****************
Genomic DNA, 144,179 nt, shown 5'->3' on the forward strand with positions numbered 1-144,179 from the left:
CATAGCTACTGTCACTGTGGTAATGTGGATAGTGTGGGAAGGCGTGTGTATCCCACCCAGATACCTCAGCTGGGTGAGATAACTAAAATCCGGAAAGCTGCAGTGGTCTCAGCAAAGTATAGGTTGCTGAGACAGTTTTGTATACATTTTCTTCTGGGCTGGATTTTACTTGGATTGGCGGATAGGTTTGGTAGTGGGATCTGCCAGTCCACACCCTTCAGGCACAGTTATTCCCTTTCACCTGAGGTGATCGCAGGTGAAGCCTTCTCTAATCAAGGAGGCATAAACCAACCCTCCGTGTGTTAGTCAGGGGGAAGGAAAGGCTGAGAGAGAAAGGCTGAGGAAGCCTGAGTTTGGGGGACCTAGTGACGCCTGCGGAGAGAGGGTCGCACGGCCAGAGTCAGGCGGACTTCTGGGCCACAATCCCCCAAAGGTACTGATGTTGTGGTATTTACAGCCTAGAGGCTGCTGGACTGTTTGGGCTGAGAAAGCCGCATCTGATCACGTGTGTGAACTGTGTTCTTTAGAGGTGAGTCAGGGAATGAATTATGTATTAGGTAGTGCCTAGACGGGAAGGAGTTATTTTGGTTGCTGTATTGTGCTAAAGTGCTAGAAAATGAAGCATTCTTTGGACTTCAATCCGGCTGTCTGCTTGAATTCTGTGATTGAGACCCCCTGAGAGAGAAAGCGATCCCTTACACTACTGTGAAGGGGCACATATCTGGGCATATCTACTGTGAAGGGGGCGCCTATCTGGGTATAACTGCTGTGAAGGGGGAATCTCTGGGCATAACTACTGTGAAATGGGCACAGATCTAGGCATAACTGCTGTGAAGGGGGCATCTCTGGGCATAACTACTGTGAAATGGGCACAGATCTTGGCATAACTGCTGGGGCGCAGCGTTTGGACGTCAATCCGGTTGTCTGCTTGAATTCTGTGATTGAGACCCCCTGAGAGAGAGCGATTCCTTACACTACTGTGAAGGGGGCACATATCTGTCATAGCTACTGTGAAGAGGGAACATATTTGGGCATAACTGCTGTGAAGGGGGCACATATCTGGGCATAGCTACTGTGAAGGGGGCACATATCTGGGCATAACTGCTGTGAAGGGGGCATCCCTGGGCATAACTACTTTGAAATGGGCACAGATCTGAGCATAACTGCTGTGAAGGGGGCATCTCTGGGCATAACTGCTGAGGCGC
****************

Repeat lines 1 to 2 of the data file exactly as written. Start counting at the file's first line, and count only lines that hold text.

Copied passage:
Genomic DNA, 144,179 nt, shown 5'->3' on the forward strand with positions numbered 1-144,179 from the left:
CATAGCTACTGTCACTGTGGTAATGTGGATAGTGTGGGAAGGCGTGTGTATCCCACCCAGATACCTCAGCTGGGTGAGATAACTAAAATCCGGAAAGCTGCAGTGGTCTCAGCAAAGTATAGGTTGCTGAGACAGTTTTGTATACATTTTCTTCTGGGCTGGATTTTACTTGGATTGGCGGATAGGTTTGGTAGTGGGATCTGCCAGTCCACACCCTTCAGGCACAGTTATTCCCTTTCACCTGAGGTGATCGCAGGTGAAGCCTTCTCTAATCAAGGAGGCATAAACCAACCCTCCGTGTGTTAGTCAGGGGGAAGGAAAGGCTGAGAGAGAAAGGCTGAGGAAGCCTGAGTTTGGGGGACCTAGTGACGCCTGCGGAGAGAGGGTCGCACGGCCAGAGTCAGGCGGACTTCTGGGCCACAATCCCCCAAAGGTACTGATGTTGTGGTATTTACAGCCTAGAGGCTGCTGGACTGTTTGGGCTGAGAAAGCCGCATCTGATCACGTGTGTGAACTGTGTTCTTTAGAGGTGAGTCAGGGAATGAATTATGTATTAGGTAGTGCCTAGACGGGAAGGAGTTATTTTGGTTGCTGTATTGTGCTAAAGTGCTAGAAAATGAAGCATTCTTTGGACTTCAATCCGGCTGTCTGCTTGAATTCTGTGATTGAGACCCCCTGAGAGAGAAAGCGATCCCTTACACTACTGTGAAGGGGCACATATCTGGGCATATCTACTGTGAAGGGGGCGCCTATCTGGGTATAACTGCTGTGAAGGGGGAATCTCTGGGCATAACTACTGTGAAATGGGCACAGATCTAGGCATAACTGCTGTGAAGGGGGCATCTCTGGGCATAACTACTGTGAAATGGGCACAGATCTTGGCATAACTGCTGGGGCGCAGCGTTTGGACGTCAATCCGGTTGTCTGCTTGAATTCTGTGATTGAGACCCCCTGAGAGAGAGCGATTCCTTACACTACTGTGAAGGGGGCACATATCTGTCATAGCTACTGTGAAGAGGGAACATATTTGGGCATAACTGCTGTGAAGGGGGCACATATCTGGGCATAGCTACTGTGAAGGGGGCACATATCTGGGCATAACTGCTGTGAAGGGGGCATCCCTGGGCATAACTACTTTGAAATGGGCACAGATCTGAGCATAACTGCTGTGAAGGGGGCATCTCTGGGCATAACTGCTGAGGCGC